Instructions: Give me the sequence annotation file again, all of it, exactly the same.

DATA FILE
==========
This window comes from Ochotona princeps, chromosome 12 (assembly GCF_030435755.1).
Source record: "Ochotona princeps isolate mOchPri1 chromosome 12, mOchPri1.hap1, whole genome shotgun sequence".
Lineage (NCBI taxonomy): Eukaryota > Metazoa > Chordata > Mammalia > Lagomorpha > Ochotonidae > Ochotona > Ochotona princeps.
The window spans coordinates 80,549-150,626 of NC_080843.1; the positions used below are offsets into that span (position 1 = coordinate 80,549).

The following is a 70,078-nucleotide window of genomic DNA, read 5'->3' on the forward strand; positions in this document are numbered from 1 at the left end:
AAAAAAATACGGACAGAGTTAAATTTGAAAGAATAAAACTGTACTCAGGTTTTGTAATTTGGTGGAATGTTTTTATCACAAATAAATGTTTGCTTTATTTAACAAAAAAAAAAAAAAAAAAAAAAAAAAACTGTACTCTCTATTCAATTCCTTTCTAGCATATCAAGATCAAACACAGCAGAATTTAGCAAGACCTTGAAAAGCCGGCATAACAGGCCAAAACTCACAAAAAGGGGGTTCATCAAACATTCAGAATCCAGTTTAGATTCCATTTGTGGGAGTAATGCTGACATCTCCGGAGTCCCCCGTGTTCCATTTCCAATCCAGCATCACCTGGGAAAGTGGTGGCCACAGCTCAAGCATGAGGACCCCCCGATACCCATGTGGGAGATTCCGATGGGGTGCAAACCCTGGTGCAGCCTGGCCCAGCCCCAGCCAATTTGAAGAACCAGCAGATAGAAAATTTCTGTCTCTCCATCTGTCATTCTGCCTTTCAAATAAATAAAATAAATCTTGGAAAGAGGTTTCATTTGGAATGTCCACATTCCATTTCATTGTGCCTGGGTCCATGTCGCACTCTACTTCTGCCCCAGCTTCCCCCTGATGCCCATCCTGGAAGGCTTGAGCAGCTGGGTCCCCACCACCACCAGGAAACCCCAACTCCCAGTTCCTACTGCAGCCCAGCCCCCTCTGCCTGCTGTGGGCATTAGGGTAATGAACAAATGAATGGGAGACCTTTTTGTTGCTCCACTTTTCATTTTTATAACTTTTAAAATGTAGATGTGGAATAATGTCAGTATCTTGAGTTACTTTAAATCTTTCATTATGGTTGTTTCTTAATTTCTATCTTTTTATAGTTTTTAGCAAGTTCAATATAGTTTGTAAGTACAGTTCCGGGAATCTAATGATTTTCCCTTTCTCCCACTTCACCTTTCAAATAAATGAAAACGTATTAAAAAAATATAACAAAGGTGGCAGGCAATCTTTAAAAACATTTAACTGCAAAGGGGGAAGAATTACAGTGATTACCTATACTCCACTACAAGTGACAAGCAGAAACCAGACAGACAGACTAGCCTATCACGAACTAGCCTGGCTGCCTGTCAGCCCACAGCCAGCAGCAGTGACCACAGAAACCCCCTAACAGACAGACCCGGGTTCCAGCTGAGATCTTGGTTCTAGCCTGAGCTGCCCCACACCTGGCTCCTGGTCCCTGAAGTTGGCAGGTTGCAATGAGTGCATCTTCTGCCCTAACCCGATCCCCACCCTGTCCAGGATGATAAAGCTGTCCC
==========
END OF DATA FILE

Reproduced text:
This window comes from Ochotona princeps, chromosome 12 (assembly GCF_030435755.1).
Source record: "Ochotona princeps isolate mOchPri1 chromosome 12, mOchPri1.hap1, whole genome shotgun sequence".
Lineage (NCBI taxonomy): Eukaryota > Metazoa > Chordata > Mammalia > Lagomorpha > Ochotonidae > Ochotona > Ochotona princeps.
The window spans coordinates 80,549-150,626 of NC_080843.1; the positions used below are offsets into that span (position 1 = coordinate 80,549).

The following is a 70,078-nucleotide window of genomic DNA, read 5'->3' on the forward strand; positions in this document are numbered from 1 at the left end:
AAAAAAATACGGACAGAGTTAAATTTGAAAGAATAAAACTGTACTCAGGTTTTGTAATTTGGTGGAATGTTTTTATCACAAATAAATGTTTGCTTTATTTAACAAAAAAAAAAAAAAAAAAAAAAAAAAACTGTACTCTCTATTCAATTCCTTTCTAGCATATCAAGATCAAACACAGCAGAATTTAGCAAGACCTTGAAAAGCCGGCATAACAGGCCAAAACTCACAAAAAGGGGGTTCATCAAACATTCAGAATCCAGTTTAGATTCCATTTGTGGGAGTAATGCTGACATCTCCGGAGTCCCCCGTGTTCCATTTCCAATCCAGCATCACCTGGGAAAGTGGTGGCCACAGCTCAAGCATGAGGACCCCCCGATACCCATGTGGGAGATTCCGATGGGGTGCAAACCCTGGTGCAGCCTGGCCCAGCCCCAGCCAATTTGAAGAACCAGCAGATAGAAAATTTCTGTCTCTCCATCTGTCATTCTGCCTTTCAAATAAATAAAATAAATCTTGGAAAGAGGTTTCATTTGGAATGTCCACATTCCATTTCATTGTGCCTGGGTCCATGTCGCACTCTACTTCTGCCCCAGCTTCCCCCTGATGCCCATCCTGGAAGGCTTGAGCAGCTGGGTCCCCACCACCACCAGGAAACCCCAACTCCCAGTTCCTACTGCAGCCCAGCCCCCTCTGCCTGCTGTGGGCATTAGGGTAATGAACAAATGAATGGGAGACCTTTTTGTTGCTCCACTTTTCATTTTTATAACTTTTAAAATGTAGATGTGGAATAATGTCAGTATCTTGAGTTACTTTAAATCTTTCATTATGGTTGTTTCTTAATTTCTATCTTTTTATAGTTTTTAGCAAGTTCAATATAGTTTGTAAGTACAGTTCCGGGAATCTAATGATTTTCCCTTTCTCCCACTTCACCTTTCAAATAAATGAAAACGTATTAAAAAAATATAACAAAGGTGGCAGGCAATCTTTAAAAACATTTAACTGCAAAGGGGGAAGAATTACAGTGATTACCTATACTCCACTACAAGTGACAAGCAGAAACCAGACAGACAGACTAGCCTATCACGAACTAGCCTGGCTGCCTGTCAGCCCACAGCCAGCAGCAGTGACCACAGAAACCCCCTAACAGACAGACCCGGGTTCCAGCTGAGATCTTGGTTCTAGCCTGAGCTGCCCCACACCTGGCTCCTGGTCCCTGAAGTTGGCAGGTTGCAATGAGTGCATCTTCTGCCCTAACCCGATCCCCACCCTGTCCAGGATGATAAAGCTGTCCC